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Article
September 1931

MEDULLATED NERVE FIBERS ASSOCIATED WITH CHOROIDITIS: REPORT OF A CASE WITH PRELIMINARY STUDIES ON THE CAUSE OF THE APPEARANCE OF MEDULLATED NERVE FIBERS IN THE RETINA

Arch Ophthalmol. 1931;6(3):404-413. doi:10.1001/archopht.1931.00820070424007
Abstract

Cases of extensive medullated nerve fibers in the retina are rare. The case reported here is particularly interesting because of the association with choroiditis. So far a similar case has not been reported in the literature.

In addition I have studied specially stained preparations of optic nerve and retina in an endeavor to account for the medullated nerve fibers. The results of this investigation led to the conclusion that the anomaly of these fibers in the retina may be due to the abnormal presence of the myelin-forming elements (the oligodendroglia) in the layer of nerve fibers.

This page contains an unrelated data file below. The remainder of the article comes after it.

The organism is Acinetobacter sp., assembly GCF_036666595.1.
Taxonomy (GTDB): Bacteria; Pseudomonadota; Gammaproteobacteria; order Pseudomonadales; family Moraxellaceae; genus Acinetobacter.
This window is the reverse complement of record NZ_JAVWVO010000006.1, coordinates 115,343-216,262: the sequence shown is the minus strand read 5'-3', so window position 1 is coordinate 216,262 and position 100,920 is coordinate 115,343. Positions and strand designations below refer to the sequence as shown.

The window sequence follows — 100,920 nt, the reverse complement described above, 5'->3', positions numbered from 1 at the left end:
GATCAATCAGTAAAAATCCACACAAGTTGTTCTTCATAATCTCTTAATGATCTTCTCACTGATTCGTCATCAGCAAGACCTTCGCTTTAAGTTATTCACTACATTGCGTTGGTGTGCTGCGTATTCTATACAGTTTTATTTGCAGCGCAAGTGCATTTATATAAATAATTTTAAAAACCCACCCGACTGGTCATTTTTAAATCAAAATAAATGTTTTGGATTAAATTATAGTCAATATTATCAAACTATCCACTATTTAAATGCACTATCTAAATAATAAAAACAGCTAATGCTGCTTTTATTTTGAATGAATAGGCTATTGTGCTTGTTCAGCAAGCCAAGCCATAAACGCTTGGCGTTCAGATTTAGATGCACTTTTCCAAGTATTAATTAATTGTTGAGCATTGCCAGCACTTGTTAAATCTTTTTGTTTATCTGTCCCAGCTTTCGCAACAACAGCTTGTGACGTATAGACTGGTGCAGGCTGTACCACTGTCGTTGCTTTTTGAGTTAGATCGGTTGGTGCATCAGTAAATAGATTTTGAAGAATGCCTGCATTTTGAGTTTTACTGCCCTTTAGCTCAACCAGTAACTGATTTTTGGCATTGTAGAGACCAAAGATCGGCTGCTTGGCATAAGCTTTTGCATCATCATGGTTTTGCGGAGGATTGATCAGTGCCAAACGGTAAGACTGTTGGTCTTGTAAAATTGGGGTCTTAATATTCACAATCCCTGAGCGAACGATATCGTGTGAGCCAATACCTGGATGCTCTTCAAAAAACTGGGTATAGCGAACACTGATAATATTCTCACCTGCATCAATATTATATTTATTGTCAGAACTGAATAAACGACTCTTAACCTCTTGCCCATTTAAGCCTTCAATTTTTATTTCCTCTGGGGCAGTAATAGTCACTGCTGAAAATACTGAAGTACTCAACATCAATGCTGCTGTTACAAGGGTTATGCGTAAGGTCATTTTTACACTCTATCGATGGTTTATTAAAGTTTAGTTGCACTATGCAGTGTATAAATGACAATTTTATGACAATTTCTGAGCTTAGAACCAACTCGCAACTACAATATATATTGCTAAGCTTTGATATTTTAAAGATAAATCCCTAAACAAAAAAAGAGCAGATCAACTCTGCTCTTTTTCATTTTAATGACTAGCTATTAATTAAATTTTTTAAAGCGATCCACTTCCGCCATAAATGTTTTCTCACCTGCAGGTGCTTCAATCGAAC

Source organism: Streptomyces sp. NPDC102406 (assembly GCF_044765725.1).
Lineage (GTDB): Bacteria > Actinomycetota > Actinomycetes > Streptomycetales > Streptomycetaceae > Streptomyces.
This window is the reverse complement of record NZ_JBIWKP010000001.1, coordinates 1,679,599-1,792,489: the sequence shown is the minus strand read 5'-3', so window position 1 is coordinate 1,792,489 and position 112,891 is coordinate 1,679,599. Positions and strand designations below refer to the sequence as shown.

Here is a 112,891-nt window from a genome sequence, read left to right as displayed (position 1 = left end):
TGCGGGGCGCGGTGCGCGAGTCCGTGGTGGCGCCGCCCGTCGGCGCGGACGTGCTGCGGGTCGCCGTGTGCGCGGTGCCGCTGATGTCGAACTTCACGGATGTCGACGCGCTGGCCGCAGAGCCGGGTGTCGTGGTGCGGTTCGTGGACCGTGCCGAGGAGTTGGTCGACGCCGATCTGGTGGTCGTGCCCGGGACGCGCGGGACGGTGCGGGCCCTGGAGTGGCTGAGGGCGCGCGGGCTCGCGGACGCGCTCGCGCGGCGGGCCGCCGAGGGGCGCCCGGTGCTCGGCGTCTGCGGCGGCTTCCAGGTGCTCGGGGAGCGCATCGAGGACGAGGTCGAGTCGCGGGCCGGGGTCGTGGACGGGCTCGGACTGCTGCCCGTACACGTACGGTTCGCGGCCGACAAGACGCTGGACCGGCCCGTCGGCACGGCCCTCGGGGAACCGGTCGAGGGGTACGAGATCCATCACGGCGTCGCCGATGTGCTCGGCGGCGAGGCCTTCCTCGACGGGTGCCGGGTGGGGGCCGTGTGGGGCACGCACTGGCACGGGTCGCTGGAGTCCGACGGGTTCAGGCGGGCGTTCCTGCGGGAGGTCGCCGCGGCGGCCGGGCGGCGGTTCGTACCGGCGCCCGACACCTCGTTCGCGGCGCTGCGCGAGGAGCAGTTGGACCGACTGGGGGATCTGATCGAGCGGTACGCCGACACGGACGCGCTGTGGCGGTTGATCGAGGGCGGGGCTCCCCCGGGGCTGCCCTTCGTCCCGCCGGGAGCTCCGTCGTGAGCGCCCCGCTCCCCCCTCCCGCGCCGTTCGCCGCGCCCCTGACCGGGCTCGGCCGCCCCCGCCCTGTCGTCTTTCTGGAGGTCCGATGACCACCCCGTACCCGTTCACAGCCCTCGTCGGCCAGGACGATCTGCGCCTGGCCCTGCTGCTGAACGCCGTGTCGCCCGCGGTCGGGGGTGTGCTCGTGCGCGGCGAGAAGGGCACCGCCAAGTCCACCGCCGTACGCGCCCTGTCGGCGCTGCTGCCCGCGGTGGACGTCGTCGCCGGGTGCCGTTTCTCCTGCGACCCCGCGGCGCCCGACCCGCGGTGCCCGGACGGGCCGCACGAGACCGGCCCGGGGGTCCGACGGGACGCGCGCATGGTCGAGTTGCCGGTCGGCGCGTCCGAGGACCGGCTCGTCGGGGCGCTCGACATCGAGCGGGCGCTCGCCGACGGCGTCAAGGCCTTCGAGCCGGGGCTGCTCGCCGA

REPORT OF CASE

A man, aged 35, came to the Cornell Clinic on Nov. 15, 1930, complaining of loss of sight in the right eye. He stated that it was his custom to have a yearly examination, and that with the exception of an occasional change in glasses, he had never had any trouble

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